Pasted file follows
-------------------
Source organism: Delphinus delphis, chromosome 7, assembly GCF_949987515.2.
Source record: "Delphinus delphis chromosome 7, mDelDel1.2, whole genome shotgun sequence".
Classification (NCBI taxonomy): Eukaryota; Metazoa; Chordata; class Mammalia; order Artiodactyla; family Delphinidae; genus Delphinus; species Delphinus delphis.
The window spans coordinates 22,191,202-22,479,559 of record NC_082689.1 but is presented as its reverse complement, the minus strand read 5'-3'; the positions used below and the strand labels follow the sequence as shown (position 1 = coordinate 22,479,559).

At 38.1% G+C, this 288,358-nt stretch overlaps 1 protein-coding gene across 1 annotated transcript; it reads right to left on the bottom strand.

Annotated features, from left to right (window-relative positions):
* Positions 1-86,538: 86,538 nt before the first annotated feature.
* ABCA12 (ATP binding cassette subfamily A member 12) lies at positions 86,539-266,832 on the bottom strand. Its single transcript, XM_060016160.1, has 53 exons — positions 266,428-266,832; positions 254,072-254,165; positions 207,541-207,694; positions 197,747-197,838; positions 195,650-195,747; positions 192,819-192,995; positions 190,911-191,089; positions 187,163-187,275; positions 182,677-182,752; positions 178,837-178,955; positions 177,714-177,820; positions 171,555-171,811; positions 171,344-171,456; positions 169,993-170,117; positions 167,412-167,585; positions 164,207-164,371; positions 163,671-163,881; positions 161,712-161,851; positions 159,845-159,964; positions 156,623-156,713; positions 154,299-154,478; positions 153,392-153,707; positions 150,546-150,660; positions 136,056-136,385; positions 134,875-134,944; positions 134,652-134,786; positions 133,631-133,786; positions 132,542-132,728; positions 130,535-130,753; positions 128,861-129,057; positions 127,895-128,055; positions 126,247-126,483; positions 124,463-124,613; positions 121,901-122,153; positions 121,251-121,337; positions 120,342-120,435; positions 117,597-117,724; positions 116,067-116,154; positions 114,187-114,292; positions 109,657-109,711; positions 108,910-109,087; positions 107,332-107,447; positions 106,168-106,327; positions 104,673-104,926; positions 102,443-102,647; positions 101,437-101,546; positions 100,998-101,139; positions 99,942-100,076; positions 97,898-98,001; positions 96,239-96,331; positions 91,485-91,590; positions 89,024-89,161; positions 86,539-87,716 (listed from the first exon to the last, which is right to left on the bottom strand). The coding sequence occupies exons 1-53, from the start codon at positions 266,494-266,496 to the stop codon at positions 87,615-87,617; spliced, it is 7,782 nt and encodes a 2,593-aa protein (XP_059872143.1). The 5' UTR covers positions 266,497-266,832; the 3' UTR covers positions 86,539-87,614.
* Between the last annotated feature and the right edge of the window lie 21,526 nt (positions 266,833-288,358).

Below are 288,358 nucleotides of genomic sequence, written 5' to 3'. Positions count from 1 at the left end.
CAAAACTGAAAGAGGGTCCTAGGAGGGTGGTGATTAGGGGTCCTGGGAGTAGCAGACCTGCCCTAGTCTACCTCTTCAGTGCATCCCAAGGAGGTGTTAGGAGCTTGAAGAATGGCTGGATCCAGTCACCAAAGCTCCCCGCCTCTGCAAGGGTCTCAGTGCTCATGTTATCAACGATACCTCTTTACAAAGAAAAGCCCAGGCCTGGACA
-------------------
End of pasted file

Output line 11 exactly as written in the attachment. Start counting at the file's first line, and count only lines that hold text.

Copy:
CAAAACTGAAAGAGGGTCCTAGGAGGGTGGTGATTAGGGGTCCTGGGAGTAGCAGACCTGCCCTAGTCTACCTCTTCAGTGCATCCCAAGGAGGTGTTAGGAGCTTGAAGAATGGCTGGATCCAGTCACCAAAGCTCCCCGCCTCTGCAAGGGTCTCAGTGCTCATGTTATCAACGATACCTCTTTACAAAGAAAAGCCCAGGCCTGGACA